Internet Access for All – A True World Wide Web
Will everyone have Internet access some day?
In 1989, Tim Berners-Lee invented what is known as the World Wide Web. The reason behind it was to make the transfer of documents easier between physics laboratories from his employer CERN, but it turned out to be the foundation of something that changed the world. The World Wide Web did actually change the world, because many daily jobs depend on it and a lot of people would even swear that they cannot live without it. However, not all places in the world have Internet access yet. This is slowly but surely starting to change. Two giant companies are working on providing Internet access all over the world: Google and Facebook. They both have their own special approach to realizing this.
On the one hand, Google started with their so-called ‘project Loon’ in June 2013. The core of their idea is to have a Wi-Fi-network created by balloons which will provide this world-wide Internet access. All the balloons have a signal attached to them, which is connected to all other balloons and an Internet station on the ground. An advantage is that the balloons can rise up to 20km, the so-called stratosphere (i.e. 10km above the rainfall, clouds, mountains, airplane traffic and so on). In the stratosphere, there are very specific air directions. This makes it possible to ‘easily’ navigate the direction of the balloons by moving the balloons a bit up or down to get in the desired air direction. A large disadvantage is that the balloons have to stay close together in order to provide proper Internet access. The balloons depend on the air direction for the direction they are going, so difficulties might arise on this part.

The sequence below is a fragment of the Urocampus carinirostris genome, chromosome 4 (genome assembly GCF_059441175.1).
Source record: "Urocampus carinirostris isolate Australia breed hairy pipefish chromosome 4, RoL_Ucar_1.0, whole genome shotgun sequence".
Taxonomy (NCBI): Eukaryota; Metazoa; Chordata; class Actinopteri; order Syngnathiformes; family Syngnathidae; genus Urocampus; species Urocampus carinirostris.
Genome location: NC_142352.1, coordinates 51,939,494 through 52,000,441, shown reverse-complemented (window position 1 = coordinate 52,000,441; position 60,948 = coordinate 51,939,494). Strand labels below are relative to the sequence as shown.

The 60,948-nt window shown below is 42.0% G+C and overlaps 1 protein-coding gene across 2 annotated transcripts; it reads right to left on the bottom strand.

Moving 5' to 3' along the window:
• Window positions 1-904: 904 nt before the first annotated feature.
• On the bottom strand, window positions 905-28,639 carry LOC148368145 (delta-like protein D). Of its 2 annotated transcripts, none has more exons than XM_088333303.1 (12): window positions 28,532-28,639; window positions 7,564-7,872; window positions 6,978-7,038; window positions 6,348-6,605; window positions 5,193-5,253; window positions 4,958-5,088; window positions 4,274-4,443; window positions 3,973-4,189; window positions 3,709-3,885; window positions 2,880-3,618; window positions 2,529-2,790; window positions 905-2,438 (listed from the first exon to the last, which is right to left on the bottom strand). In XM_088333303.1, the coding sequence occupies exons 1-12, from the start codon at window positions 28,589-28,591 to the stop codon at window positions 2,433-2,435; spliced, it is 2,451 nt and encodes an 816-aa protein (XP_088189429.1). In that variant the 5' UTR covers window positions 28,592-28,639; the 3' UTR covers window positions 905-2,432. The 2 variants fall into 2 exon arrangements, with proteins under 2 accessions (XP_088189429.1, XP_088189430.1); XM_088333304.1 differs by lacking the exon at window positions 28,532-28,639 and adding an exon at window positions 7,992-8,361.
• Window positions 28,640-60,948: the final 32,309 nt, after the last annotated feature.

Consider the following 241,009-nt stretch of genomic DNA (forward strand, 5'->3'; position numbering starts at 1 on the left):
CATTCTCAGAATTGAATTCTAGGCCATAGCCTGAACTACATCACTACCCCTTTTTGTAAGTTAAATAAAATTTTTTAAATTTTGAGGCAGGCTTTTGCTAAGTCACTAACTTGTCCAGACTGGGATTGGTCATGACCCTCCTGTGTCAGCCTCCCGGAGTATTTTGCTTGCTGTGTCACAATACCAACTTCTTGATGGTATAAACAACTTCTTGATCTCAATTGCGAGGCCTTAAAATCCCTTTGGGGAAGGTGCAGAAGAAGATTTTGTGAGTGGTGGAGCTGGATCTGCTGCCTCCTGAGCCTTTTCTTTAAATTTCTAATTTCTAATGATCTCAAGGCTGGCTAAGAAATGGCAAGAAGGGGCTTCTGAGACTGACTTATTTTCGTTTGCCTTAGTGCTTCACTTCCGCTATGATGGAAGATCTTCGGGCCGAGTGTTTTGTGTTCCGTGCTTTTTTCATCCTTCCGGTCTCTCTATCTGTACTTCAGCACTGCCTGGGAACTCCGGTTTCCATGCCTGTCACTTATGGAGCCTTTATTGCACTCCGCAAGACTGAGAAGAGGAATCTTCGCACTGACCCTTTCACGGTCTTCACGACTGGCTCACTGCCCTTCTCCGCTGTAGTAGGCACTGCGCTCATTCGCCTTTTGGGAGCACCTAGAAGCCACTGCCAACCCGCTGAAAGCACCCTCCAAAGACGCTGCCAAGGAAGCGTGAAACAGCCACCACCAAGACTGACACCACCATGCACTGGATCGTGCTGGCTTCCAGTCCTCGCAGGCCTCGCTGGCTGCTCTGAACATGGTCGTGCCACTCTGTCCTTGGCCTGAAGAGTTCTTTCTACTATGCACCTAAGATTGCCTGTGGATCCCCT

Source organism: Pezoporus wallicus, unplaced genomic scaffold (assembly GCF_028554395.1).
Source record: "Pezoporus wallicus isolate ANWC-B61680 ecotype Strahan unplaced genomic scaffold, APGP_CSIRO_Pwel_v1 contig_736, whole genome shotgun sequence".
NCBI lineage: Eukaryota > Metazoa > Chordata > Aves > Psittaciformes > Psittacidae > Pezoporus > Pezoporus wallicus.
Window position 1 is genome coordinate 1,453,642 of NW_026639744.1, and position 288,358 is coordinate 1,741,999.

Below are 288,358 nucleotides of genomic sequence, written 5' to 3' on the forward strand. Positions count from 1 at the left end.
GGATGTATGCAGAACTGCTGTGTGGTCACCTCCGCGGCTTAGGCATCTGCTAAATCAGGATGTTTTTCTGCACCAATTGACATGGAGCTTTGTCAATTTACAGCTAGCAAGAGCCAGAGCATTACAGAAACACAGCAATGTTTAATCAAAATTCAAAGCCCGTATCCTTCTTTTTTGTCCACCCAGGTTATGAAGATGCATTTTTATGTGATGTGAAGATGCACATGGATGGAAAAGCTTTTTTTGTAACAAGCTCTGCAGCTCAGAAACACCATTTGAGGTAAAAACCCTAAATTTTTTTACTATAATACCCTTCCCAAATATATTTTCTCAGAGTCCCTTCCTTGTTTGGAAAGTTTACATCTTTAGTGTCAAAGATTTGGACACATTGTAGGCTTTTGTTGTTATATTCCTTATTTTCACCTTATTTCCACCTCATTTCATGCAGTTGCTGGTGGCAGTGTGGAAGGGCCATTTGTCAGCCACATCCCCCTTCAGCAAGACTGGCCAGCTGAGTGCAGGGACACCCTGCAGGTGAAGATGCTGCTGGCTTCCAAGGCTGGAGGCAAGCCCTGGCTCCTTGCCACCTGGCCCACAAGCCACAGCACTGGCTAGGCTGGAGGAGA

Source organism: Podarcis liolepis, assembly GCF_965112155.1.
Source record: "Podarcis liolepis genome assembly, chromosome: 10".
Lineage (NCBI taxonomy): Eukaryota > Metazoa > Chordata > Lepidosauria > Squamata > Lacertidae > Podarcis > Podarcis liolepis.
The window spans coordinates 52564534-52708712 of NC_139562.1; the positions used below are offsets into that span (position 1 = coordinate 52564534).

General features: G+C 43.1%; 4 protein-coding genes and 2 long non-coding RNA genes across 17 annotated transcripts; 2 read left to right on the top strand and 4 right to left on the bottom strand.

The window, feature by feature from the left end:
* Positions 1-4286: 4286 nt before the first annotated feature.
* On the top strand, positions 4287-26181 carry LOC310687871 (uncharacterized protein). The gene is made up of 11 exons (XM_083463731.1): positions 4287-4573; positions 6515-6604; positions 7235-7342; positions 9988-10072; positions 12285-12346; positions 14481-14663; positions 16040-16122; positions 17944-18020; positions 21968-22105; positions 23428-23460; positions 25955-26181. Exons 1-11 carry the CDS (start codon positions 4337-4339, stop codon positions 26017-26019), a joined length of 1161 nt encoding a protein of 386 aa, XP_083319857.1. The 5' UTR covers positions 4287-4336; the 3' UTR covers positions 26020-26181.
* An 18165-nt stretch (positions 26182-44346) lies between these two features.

On the other hand, Facebook has announced last March that they will start a project for Internet access all over the world as well. Their project core is based on drones (see picture), flying about 20 kilometers high and using solar energy. The drones will provide Internet access via laser beams. In addition to this, Facebook announced that they will use satellites. The project seems to be an improvement compared to Google due to more advanced technology, but Facebook does recognize that still not everyone on the world will have access to the Internet after the project will be realized (i.e. two third of the population). Nonetheless, they hired communication experts from Nasa and employees from Ascenta, the creators of the drone with the longest solar-powered flight, to overcome as many difficulties as possible.
The methods are obviously very different. Both have advantages and disadvantages, so we will just have to wait for the true winner of providing Internet to all. Curious about the more technical theory behind the two methods? Visit the websites of the projects from Google and/or Facebook:
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